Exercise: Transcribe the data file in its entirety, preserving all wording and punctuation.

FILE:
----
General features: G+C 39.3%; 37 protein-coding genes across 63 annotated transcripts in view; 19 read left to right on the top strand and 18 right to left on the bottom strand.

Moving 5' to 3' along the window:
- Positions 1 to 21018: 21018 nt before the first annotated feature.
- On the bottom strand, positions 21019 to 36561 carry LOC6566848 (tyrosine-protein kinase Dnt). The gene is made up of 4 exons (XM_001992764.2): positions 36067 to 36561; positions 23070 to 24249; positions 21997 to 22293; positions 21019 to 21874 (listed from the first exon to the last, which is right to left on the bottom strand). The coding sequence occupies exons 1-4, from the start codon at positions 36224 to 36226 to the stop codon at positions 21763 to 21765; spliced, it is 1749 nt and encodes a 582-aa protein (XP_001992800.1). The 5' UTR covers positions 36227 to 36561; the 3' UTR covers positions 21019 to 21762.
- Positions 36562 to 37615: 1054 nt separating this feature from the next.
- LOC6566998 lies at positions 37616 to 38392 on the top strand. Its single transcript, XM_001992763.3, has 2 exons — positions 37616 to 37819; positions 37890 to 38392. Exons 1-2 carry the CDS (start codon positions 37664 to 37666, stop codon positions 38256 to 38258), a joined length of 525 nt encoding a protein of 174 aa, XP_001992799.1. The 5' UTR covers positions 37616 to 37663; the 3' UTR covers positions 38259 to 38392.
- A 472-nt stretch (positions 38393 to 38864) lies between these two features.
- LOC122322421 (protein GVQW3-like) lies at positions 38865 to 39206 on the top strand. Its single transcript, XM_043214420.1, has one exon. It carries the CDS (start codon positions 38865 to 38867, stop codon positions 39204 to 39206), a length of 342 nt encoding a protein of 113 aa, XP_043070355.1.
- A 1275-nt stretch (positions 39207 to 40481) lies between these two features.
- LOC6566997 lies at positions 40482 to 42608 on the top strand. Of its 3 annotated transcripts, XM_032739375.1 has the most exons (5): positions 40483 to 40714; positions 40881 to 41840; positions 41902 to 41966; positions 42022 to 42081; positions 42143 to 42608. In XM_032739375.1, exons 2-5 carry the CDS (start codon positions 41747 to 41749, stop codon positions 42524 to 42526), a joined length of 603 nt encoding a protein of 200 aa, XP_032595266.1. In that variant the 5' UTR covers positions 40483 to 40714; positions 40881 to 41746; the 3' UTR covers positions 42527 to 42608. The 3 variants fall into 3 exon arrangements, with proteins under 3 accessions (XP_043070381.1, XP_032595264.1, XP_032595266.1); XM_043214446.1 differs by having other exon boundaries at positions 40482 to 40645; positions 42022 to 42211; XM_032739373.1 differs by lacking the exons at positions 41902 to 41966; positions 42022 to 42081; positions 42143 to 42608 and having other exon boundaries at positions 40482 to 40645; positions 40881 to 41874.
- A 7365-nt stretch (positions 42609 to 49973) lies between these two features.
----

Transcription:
General features: G+C 39.3%; 37 protein-coding genes across 63 annotated transcripts in view; 19 read left to right on the top strand and 18 right to left on the bottom strand.

Moving 5' to 3' along the window:
- Positions 1 to 21018: 21018 nt before the first annotated feature.
- On the bottom strand, positions 21019 to 36561 carry LOC6566848 (tyrosine-protein kinase Dnt). The gene is made up of 4 exons (XM_001992764.2): positions 36067 to 36561; positions 23070 to 24249; positions 21997 to 22293; positions 21019 to 21874 (listed from the first exon to the last, which is right to left on the bottom strand). The coding sequence occupies exons 1-4, from the start codon at positions 36224 to 36226 to the stop codon at positions 21763 to 21765; spliced, it is 1749 nt and encodes a 582-aa protein (XP_001992800.1). The 5' UTR covers positions 36227 to 36561; the 3' UTR covers positions 21019 to 21762.
- Positions 36562 to 37615: 1054 nt separating this feature from the next.
- LOC6566998 lies at positions 37616 to 38392 on the top strand. Its single transcript, XM_001992763.3, has 2 exons — positions 37616 to 37819; positions 37890 to 38392. Exons 1-2 carry the CDS (start codon positions 37664 to 37666, stop codon positions 38256 to 38258), a joined length of 525 nt encoding a protein of 174 aa, XP_001992799.1. The 5' UTR covers positions 37616 to 37663; the 3' UTR covers positions 38259 to 38392.
- A 472-nt stretch (positions 38393 to 38864) lies between these two features.
- LOC122322421 (protein GVQW3-like) lies at positions 38865 to 39206 on the top strand. Its single transcript, XM_043214420.1, has one exon. It carries the CDS (start codon positions 38865 to 38867, stop codon positions 39204 to 39206), a length of 342 nt encoding a protein of 113 aa, XP_043070355.1.
- A 1275-nt stretch (positions 39207 to 40481) lies between these two features.
- LOC6566997 lies at positions 40482 to 42608 on the top strand. Of its 3 annotated transcripts, XM_032739375.1 has the most exons (5): positions 40483 to 40714; positions 40881 to 41840; positions 41902 to 41966; positions 42022 to 42081; positions 42143 to 42608. In XM_032739375.1, exons 2-5 carry the CDS (start codon positions 41747 to 41749, stop codon positions 42524 to 42526), a joined length of 603 nt encoding a protein of 200 aa, XP_032595266.1. In that variant the 5' UTR covers positions 40483 to 40714; positions 40881 to 41746; the 3' UTR covers positions 42527 to 42608. The 3 variants fall into 3 exon arrangements, with proteins under 3 accessions (XP_043070381.1, XP_032595264.1, XP_032595266.1); XM_043214446.1 differs by having other exon boundaries at positions 40482 to 40645; positions 42022 to 42211; XM_032739373.1 differs by lacking the exons at positions 41902 to 41966; positions 42022 to 42081; positions 42143 to 42608 and having other exon boundaries at positions 40482 to 40645; positions 40881 to 41874.
- A 7365-nt stretch (positions 42609 to 49973) lies between these two features.